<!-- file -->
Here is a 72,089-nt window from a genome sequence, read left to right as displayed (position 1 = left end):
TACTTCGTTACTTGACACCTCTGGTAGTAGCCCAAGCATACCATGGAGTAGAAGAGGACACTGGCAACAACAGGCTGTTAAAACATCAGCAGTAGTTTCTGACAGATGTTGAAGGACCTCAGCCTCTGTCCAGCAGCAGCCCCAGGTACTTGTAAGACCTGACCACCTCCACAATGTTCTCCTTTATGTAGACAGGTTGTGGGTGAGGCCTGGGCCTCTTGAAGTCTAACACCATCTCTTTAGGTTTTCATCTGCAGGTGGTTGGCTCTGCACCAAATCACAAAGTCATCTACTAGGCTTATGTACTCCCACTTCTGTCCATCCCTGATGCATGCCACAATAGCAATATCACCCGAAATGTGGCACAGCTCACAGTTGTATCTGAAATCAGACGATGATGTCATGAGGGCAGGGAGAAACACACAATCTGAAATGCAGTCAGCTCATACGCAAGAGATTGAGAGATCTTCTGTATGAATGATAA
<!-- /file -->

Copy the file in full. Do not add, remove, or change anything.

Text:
Here is a 72,089-nt window from a genome sequence, read left to right as displayed (position 1 = left end):
TACTTCGTTACTTGACACCTCTGGTAGTAGCCCAAGCATACCATGGAGTAGAAGAGGACACTGGCAACAACAGGCTGTTAAAACATCAGCAGTAGTTTCTGACAGATGTTGAAGGACCTCAGCCTCTGTCCAGCAGCAGCCCCAGGTACTTGTAAGACCTGACCACCTCCACAATGTTCTCCTTTATGTAGACAGGTTGTGGGTGAGGCCTGGGCCTCTTGAAGTCTAACACCATCTCTTTAGGTTTTCATCTGCAGGTGGTTGGCTCTGCACCAAATCACAAAGTCATCTACTAGGCTTATGTACTCCCACTTCTGTCCATCCCTGATGCATGCCACAATAGCAATATCACCCGAAATGTGGCACAGCTCACAGTTGTATCTGAAATCAGACGATGATGTCATGAGGGCAGGGAGAAACACACAATCTGAAATGCAGTCAGCTCATACGCAAGAGATTGAGAGATCTTCTGTATGAATGATAA